Edmonton                            2.39

Calgary                            2.58

Ottawa                                          2.72

Halifax                                          2.73

Montreal                            3.85

Toronto                            3.84

Vancouver                            4.36                           

Average                             2.87


It should be noted that the RealPAC study does not take into account the significantly different assessment cycles and base years required in provincial legislation. This affects the ratio and makes comparisons between provinces invalid. For example Regina’s 2016 ratio is calculated on an assessment base year of 2011 while Calgary’s 2016 ratio was calculated on an assessment base year of 2016. Without changing any tax policy or changing any share of taxes the 2017 reassessment will change the ratio for Regina from 2.23 to 1.66 as the assessed values of commercial property increased at a much larger rate than the residential assessed values.


RealPac has a position that cities should work to get to a commercial to residential ratio of about 2:1 through gradual reductions in the commercial rate.


City Council has adopted a principle of ensuring the relative share of taxes remains the same for the commercial and non-commercial groups. This provides stability and predictability over the long term.


Given that the provincial percentages are 80 percent for residential and 100 percent for commercial and if the mill rate factors are set to retain the relative share of taxes, the relationship between effective tax rates for the commercial rate for 2017 is 1.66 times the residential rate, and the Golf Courses are at .65 of the commercial rate.


In 2009, City Council approved a separate sub-class for golf course properties. There were two properties in this class and the mill rate factor was set so that golf course properties had an effective tax rate at 65 percent of the commercial effective tax rate. The Royal Regina Golf Club provides a recreation opportunity within the city limits and is the only golf course wholly within the city limits that is not municipally owned. A large component of the golf course assessment is the value in the land. Due to the effect of high demand for vacant land prices, this type of property has seen large increases over time. It is recommended that the subclass for golf courses be continued and that the mill rate factor be set at 65 percent of the commercial mill rate factor to follow the principle of relative share of taxes not changing between groups.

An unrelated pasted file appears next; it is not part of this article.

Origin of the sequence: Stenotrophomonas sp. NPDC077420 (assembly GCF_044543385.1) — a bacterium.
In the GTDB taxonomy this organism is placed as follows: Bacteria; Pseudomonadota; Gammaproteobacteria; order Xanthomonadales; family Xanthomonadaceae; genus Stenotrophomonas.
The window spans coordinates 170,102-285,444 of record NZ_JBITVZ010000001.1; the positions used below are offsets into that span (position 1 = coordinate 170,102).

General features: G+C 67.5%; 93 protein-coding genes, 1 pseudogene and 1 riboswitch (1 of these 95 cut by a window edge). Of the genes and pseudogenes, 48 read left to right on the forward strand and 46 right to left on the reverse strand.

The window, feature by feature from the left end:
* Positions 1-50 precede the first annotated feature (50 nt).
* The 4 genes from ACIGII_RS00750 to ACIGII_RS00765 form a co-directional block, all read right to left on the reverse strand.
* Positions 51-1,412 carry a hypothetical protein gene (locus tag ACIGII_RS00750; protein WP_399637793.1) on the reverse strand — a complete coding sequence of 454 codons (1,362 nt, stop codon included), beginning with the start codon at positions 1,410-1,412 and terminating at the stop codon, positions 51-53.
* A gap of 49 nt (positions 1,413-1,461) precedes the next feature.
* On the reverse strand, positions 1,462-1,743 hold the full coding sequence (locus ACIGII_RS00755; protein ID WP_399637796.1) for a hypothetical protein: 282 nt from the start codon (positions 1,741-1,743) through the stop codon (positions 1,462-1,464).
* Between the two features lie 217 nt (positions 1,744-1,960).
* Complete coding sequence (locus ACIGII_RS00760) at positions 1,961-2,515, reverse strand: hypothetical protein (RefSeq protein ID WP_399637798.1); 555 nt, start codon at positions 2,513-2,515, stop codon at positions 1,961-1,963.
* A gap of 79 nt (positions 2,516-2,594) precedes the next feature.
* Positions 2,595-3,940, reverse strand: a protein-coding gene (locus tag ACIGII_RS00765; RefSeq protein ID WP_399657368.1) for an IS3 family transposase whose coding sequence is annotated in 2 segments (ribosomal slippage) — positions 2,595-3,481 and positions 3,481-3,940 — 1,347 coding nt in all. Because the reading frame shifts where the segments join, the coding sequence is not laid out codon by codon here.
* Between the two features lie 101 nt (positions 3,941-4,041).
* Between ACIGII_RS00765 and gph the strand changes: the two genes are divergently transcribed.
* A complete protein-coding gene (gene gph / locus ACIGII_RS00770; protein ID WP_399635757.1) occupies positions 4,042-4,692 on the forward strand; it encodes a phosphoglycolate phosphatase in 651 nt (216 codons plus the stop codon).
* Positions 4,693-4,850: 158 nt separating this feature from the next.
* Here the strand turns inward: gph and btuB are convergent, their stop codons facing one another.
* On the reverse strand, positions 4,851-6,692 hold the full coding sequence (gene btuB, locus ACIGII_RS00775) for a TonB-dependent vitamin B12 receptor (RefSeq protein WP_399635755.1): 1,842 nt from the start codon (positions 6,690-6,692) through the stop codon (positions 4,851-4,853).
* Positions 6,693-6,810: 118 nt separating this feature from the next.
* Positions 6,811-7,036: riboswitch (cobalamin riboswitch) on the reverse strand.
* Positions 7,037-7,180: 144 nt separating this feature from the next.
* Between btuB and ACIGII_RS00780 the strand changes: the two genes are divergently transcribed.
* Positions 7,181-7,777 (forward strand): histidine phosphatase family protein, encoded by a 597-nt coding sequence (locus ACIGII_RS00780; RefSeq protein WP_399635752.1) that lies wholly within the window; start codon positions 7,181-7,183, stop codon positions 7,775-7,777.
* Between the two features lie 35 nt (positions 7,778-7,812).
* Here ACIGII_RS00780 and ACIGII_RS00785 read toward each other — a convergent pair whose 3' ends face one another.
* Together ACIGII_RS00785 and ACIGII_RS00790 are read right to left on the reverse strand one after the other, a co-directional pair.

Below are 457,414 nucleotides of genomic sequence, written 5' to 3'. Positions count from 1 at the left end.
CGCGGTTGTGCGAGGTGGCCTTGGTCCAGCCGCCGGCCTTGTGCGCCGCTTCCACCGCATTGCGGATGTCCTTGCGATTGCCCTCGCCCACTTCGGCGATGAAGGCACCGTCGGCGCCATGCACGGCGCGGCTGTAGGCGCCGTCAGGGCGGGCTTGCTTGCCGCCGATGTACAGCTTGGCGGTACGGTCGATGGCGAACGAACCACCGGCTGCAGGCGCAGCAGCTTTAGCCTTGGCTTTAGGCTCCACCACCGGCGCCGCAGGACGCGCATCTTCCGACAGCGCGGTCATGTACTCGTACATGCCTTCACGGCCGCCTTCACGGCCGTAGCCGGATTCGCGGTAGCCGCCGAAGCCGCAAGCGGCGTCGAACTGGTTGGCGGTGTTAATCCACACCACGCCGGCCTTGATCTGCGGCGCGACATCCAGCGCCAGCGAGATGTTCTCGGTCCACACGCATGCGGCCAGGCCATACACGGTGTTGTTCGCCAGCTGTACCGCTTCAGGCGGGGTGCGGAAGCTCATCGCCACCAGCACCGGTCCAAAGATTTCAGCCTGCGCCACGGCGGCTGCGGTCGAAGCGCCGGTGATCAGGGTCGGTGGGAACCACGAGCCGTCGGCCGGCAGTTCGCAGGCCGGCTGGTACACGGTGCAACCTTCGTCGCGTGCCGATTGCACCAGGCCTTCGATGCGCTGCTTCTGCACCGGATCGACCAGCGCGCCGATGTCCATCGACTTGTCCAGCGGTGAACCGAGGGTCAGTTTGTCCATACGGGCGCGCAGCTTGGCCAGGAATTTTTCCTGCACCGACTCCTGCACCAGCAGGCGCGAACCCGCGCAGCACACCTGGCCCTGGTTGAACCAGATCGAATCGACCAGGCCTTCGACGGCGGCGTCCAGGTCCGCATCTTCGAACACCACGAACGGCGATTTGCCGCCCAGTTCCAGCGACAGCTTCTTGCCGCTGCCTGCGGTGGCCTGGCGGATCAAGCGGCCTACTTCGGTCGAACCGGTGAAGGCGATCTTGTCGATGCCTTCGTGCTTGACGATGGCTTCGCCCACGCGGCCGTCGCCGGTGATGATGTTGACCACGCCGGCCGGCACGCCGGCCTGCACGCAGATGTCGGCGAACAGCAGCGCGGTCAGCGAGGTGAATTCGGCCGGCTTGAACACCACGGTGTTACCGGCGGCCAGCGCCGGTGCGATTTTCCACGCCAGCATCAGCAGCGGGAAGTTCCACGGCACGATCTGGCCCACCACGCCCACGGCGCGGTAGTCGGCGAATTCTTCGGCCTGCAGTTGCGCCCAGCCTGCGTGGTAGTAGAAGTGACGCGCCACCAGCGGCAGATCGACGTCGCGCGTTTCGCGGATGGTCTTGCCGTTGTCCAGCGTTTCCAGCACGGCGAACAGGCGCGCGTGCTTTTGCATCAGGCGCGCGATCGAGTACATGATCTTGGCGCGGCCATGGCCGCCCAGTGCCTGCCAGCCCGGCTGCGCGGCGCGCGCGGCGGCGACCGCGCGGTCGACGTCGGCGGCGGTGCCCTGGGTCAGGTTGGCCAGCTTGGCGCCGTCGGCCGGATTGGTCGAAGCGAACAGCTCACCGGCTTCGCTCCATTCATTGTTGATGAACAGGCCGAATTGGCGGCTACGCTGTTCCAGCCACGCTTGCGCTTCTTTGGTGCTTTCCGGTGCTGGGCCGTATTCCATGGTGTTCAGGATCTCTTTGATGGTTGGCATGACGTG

2.              Phase-In of Tax Changes


Commercial Properties

Commercial properties are subject to more variation in reassessments due to the wide variance in values and market influences. The distribution of values also makes this group more susceptible to large shifts. Fifty percent of the commercial levy is carried by the 125 largest properties and seventy-five percent of the commercial levy is carried by 481 properties, out of the 4,075 properties that make up the commercial group. The Regina and District Chamber of Commerce has suggested that phase-in discussion be based on principles established before the results are known. This approach gains widespread support and reduces the potential for the type of divisive debate that can occur after individual results are communicated. The principles would be aligned with the strategic theme of economic sustainability through a predictable policy framework.  


Executive Committee, on June 15, 2016 considered report EX19-14 and adopted guidelines and principles for the Administration in consulting with the business community and in preparing options for the 2017 reassessment in considering phase-in for commercial property tax changes. The following principles were adopted.


Stability in property taxes is important to ensure that City of Regina has a sustainable, fair, competitive and viable economic environment.


Phase-in plans result in administrative cost and complexity and should be used judiciously.


·              Any phase-in plan must be revenue neutral.